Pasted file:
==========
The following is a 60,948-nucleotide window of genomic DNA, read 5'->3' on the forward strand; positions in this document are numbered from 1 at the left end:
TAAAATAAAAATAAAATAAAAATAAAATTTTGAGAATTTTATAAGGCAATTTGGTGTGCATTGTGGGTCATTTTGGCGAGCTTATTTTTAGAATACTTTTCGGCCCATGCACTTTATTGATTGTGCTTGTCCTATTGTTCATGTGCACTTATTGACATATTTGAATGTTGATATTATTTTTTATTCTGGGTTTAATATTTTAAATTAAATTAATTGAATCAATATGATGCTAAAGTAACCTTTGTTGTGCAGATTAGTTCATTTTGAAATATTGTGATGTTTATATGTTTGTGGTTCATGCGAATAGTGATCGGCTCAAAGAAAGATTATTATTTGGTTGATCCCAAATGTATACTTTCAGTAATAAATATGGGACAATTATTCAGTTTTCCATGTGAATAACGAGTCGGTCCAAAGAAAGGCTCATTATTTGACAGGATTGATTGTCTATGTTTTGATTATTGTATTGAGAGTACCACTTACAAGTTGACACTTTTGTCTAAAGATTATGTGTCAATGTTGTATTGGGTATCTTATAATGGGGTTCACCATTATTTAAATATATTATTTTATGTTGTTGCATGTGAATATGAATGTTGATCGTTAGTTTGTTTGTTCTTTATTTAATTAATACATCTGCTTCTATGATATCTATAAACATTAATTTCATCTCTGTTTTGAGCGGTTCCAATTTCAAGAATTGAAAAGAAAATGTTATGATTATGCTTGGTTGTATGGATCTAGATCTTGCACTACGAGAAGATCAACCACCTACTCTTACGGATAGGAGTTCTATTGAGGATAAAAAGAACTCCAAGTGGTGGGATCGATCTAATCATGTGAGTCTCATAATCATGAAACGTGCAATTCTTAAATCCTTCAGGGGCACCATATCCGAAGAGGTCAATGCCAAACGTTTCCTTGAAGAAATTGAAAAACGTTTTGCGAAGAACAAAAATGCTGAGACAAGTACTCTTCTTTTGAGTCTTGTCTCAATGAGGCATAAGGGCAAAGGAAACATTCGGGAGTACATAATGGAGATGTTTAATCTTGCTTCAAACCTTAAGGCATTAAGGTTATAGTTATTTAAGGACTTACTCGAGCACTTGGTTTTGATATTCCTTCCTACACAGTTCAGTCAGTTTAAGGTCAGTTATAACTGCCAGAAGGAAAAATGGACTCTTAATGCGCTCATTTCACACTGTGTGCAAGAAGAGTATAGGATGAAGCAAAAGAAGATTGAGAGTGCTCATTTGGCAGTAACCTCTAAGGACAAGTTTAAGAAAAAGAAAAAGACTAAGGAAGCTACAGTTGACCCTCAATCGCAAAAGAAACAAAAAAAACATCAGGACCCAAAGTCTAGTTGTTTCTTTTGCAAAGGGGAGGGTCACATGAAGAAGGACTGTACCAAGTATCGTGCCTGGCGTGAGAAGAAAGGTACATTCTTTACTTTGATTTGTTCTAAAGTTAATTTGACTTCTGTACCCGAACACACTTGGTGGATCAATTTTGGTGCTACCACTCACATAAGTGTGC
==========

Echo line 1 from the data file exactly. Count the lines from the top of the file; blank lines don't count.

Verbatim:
The following is a 60,948-nucleotide window of genomic DNA, read 5'->3' on the forward strand; positions in this document are numbered from 1 at the left end: